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More Thoughts on “Gross Clinic”

The fundraising campaign to keep “The Gross Clinic” in Philadelphia cannot be considered a roaring success, having fallen far short of its goal during the appointed time.
And because of the way yesterday’s announcement was handled, coming up with the rest of the money is likely to prove even harder, as Carol Vogel’s piece in today’s NY Times inadvertently demonstrates:
Yesterday’s announcement puts to rest a frenzied and highly publicized fund-raising campaign cast as a battle for civic pride.
It doesn’t “put it to rest,” as Vogel’s own piece elsewhere indicates: The fundraising continues. But the city’s emphasis on the fact that the painting has definitedly been “saved,” coupled with the public disclosure that bank financing that will insure this, immediately drains the sense of urgency from the campaign.
I’m usually all for public disclosure, but in this case they should have just announced that the fundraising deadline had been extended to Jan. 31, revealed exactly what had been raised to date (providing updated totals from here on out), and told concerned Eakins-lovers that they need to step up their support.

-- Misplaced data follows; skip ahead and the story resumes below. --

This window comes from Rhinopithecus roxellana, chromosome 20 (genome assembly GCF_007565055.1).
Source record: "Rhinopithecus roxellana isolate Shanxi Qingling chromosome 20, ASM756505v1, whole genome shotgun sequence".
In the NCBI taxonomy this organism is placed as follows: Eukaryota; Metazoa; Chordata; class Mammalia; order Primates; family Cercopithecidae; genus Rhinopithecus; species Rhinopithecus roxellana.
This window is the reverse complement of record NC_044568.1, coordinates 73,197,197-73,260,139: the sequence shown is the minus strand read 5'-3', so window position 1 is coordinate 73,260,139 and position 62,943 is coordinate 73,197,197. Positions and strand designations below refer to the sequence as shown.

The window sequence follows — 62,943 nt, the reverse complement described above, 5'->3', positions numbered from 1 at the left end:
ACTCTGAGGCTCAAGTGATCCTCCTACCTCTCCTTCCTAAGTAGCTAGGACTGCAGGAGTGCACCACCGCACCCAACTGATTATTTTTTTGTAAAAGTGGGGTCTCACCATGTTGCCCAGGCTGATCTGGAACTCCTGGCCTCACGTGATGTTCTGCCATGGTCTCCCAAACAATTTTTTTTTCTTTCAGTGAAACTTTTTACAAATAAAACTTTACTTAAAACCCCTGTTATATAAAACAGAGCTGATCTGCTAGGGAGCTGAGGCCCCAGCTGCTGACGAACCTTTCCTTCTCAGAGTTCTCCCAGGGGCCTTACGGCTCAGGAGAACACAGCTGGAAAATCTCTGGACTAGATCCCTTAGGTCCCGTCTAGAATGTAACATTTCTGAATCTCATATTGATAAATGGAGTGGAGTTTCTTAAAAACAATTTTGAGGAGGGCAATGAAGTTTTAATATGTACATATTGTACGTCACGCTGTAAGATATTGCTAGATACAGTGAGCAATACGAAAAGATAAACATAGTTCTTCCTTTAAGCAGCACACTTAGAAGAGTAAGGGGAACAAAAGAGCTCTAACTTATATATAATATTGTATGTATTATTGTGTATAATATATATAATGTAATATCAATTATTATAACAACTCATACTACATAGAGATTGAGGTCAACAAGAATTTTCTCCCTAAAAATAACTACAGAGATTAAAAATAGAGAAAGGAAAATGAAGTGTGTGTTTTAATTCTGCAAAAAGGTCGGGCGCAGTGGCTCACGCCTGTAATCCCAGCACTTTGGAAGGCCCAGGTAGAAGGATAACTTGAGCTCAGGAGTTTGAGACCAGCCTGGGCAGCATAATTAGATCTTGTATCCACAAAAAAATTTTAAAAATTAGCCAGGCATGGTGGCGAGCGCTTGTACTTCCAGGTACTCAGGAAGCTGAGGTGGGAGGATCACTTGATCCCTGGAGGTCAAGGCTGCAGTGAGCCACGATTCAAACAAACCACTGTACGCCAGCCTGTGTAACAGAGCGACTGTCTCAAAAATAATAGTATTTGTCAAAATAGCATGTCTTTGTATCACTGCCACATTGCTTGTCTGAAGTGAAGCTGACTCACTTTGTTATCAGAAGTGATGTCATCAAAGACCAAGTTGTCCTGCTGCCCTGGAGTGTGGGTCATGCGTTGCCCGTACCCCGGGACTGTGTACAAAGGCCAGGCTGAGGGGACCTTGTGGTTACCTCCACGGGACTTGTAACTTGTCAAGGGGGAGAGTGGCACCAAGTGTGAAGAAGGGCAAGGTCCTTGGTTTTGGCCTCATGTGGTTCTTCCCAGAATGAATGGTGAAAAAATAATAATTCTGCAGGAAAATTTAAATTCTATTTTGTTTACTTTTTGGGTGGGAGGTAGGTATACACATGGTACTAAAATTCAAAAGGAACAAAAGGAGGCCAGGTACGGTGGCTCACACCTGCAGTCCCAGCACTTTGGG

One other quibble: I understand the fundraising reason for this partnership, but it seems absurb, not to mention unnecessarily dangerous to the painting, to keep shuttling it back and forth in perpetuity between two nearby locations in the same city—the Philadelphia Museum and the Pennsylvania Academy of the Fine Arts. Hopefully, once things settle down, these peregrinations will be kept to a minimum.
And then, there’s this troubling quote from today’s report by Stephan Salisbury in the Philadelphia Inquirer:
Herbert Riband, vice chairman of the academy’s board, said it is possible that some works might be sold from museum collections to help cover the costs of the transaction. But he said that was only a possibility.
Anne d’Harnoncourt, director of the Philadelphia Museum, had refused to answer the deaccession question, when it was previously posed to her by Vogel.
In one other way, as Salisbury’s article indicates, this contretemps may have broad ramifications:
[Mayor] Street said he is sending legislation to City Council that would “establish a registry of all important” objects and works of art in the city. Such a registry, he said, would serve as an alarm system if a work is threatened with sale or removal.
This might also serve as an alarm system for those who believe that an art registry would be an interference with private property rights.

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